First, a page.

During Miller's stay in England, he and his band were headquartered in a BBC Radio office at 25 Sloane Court in London.. A bomb landed three blocks away, encouraging Miller to relocate to Bedford, England. The day after he departed London, a V-1 flying bomb demolished his former office, killing at least 70 of his former officemates.[101]


Miller spent the last night before his disappearance at Milton Ernest Hall, near Bedford. On December 15, 1944, Miller was to fly from the United Kingdom to Paris, France, to make arrangements to move his entire band there in the near future. His plane, a single-engined UC-64 Norseman, USAAF serial 44-70285, departed from RAF Twinwood Farm in Clapham, on the outskirts of Bedford and disappeared while flying over the English Channel.[102] There were two others on board the plane: Lt. Col. Norman Baessell and pilot John Morgan.[1]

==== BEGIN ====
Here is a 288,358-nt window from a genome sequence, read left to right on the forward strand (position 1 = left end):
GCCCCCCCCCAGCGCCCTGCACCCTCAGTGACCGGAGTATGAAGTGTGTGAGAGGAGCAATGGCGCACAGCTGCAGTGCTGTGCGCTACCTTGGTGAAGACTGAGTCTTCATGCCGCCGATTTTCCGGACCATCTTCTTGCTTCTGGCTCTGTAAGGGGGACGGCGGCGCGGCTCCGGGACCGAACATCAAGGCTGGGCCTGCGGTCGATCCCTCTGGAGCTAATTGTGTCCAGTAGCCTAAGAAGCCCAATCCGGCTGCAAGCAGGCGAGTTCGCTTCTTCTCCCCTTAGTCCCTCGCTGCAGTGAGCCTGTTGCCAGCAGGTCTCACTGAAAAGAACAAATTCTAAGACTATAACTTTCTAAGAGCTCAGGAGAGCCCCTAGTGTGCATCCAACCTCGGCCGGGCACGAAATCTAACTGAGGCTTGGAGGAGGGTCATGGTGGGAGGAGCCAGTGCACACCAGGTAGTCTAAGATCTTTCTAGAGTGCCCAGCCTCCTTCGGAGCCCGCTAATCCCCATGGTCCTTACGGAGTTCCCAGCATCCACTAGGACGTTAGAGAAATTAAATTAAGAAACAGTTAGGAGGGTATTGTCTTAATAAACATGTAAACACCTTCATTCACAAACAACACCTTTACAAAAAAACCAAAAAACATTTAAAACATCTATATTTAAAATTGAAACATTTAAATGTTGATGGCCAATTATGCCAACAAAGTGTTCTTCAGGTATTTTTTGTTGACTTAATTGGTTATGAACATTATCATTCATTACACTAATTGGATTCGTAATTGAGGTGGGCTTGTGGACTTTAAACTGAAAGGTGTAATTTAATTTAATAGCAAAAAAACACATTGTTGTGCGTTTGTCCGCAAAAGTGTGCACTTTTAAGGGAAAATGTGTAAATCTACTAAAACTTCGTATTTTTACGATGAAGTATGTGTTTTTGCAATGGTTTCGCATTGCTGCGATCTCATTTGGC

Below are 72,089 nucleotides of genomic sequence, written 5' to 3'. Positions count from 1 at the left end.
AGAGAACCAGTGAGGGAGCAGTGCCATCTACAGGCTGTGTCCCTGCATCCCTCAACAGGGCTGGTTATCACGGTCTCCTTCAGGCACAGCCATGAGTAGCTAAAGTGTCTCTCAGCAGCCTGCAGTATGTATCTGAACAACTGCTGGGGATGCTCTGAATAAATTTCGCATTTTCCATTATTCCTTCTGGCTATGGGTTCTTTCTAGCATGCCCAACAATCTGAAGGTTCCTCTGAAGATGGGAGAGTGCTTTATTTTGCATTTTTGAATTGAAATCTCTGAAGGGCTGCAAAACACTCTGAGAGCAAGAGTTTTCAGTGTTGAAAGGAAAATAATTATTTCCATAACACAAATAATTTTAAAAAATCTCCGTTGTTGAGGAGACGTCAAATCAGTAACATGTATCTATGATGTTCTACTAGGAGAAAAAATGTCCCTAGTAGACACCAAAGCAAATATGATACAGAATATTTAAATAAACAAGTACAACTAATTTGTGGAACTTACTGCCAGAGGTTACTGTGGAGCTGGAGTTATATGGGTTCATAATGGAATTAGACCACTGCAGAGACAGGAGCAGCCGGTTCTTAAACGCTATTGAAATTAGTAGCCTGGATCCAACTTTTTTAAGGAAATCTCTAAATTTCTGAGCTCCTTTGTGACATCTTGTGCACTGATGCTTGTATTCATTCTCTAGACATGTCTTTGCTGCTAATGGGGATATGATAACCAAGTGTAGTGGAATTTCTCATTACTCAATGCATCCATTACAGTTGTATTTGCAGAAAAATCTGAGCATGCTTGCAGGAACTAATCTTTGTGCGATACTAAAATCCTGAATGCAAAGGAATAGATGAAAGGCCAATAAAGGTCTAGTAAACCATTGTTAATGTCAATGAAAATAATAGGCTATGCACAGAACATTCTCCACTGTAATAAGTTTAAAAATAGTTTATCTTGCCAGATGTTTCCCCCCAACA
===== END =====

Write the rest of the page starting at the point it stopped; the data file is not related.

A 2014 article in the Chicago Tribune reported that, despite many theories that had been proposed, Miller's plane crashed because it had a faulty carburetor. The plane's engine had a type of carburetor that was known to be defective in cold weather and had a history of causing crashes in other aircraft by icing up.[103] The theory that the plane was hit by a bomb jettisoned by Allied planes returning from an aborted bombing raid on Germany is discredited by the log of a plane-spotter that implies that the plane was heading in a direction that would avoid the zone where such bombs were jettisoned.[104]

When Miller disappeared, he left behind his wife, the former Helen Burger, originally from Boulder, Colorado, and the two children they had adopted in 1943 and 1944, Steven and Jonnie.[105] In February 1945, Helen Miller accepted the Bronze Star medal for Miller.[106]

Civilian band legacy